The importance of keeping siblings together in foster care

Posted on 01 April 2016 by Alister Whitehead

Sibling's attachment to one another is critical, that's why MacKillop is looking for foster carers who can care for sibling grou

When a young person is exposed to trauma early in life, it can have a serious impact on their development.

It is imperative that any impacts of trauma are identified as soon as the child enters into care, so their needs are met and they are supported on their path to healing. When sibling groups enter the care system together it adds an extra layer of complexity, as it is critical to ensure that their attachment to each other is not damaged or broken.

MacKillop Family Services runs foster care programs in western Sydney that provide holistic, therapeutic and trauma-informed care to children and young people. Currently we support 53 children and young people in various foster care placements, including 18 groups of siblings.

Children who experience trauma learn to operate in a survival mode - because that’s the way they have developed in order to survive day-to-day. Part of this survival mode involves siblings becoming co-dependent, and relying on each other’s support.

But due to the lack of foster carers available to care for sibling groups, sadly sometimes separating siblings is unavoidable.

Could you become a foster carer for siblings? If so, fill in our online enquiry form to find out more.

Twelve-year-old Tom* is currently in foster care and has a younger brother and sister. All three of them are in separate placements. Tom regularly talks about the difficulty of being separated from his younger brother and sister and how he finds it hard to cope in his life now that he doesn’t live with them anymore.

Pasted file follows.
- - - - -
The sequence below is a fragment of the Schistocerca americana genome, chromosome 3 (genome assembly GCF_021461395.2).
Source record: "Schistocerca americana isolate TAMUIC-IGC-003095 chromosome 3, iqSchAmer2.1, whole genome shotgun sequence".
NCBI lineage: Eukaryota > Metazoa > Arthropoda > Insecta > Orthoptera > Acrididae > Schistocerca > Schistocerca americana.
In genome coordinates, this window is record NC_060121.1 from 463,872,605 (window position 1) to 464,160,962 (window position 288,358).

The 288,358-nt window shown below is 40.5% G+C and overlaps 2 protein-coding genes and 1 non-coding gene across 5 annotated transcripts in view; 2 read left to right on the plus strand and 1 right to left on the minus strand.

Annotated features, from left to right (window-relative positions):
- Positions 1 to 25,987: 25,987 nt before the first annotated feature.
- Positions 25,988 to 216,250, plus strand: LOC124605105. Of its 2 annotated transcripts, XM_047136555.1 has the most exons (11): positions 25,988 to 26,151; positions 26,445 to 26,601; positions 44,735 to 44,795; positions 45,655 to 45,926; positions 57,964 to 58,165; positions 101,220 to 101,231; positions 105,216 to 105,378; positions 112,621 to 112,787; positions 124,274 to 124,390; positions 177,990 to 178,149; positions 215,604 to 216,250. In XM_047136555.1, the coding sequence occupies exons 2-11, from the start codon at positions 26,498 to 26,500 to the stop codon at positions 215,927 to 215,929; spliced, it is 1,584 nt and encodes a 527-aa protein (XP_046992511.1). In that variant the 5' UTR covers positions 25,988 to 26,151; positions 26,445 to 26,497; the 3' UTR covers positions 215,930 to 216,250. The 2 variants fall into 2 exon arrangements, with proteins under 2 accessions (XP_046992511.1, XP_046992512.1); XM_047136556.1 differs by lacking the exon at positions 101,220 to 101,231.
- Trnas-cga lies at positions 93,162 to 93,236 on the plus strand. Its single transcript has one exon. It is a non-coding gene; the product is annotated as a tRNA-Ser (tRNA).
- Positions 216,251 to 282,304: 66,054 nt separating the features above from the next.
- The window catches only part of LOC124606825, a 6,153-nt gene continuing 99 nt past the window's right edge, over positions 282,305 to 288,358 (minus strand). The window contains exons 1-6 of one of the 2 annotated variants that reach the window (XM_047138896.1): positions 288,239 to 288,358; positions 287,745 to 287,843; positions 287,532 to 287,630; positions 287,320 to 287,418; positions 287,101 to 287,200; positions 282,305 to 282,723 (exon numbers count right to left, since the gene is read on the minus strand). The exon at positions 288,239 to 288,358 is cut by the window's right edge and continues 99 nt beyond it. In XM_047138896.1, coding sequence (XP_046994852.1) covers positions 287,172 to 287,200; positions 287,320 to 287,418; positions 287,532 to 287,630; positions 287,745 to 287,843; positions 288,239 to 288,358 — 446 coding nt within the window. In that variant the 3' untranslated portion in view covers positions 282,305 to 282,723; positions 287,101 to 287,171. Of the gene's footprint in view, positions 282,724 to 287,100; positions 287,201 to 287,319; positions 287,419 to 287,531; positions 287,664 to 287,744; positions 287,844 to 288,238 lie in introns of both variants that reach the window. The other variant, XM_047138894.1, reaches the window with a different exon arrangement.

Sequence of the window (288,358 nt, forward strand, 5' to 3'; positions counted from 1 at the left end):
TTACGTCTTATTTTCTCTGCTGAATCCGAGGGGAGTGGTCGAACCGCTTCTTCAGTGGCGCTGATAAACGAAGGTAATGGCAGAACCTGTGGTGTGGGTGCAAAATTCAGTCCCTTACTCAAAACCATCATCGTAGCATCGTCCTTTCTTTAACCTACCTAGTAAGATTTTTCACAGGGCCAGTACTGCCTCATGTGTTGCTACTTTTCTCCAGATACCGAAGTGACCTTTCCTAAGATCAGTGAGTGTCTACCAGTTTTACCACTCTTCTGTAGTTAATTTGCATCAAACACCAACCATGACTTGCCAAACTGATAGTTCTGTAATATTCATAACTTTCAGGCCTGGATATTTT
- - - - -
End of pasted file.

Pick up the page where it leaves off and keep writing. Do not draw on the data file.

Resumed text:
The importance of keeping siblings together cannot be overstated. Children who have been conceived, born into and raised in a traumatic environment show significant physio-biological differences in their development, compared to children who have grown up in a stable environment.

Keeping siblings together is critical for maintaining their close bond and attachment, and prevents further complex trauma as a result of them being separated. We are working hard to ensure that Tom gets to see his siblings as regularly as possible even though they don’t live together.

In contrast, MacKillop foster carer Sallie* looks after three siblings, who were removed from their birth parents due to severe neglect. They have now been in her care for eight months. She says they rely on each other constantly and are extremely well connected.

The connection between siblings in any social situation is important, but even more so in child protection cases. This bond can occur even when a sibling hasn’t been born yet.

Sallie also told us how anxious the children in her care became on hearing the news that they were going to have a new baby brother. “All three children where very worried. Their world began to revolve around the baby being safe. This replicated in their behaviour and began to affect even day-to-day routines.”

Since then, the baby has been born and after lobbying from his three brave older siblings (and an extremely open heart from carer Sallie) he has been placed into foster care with them. The children were so happy to be able to stay together and Sallie has told us that they are all settled in nicely.

If you can support children to maintain critical sibling relationships in foster care, please fill in our online enquiry form or call us on 1300 791 677.

*Names have been changed and model images used to protect privacy.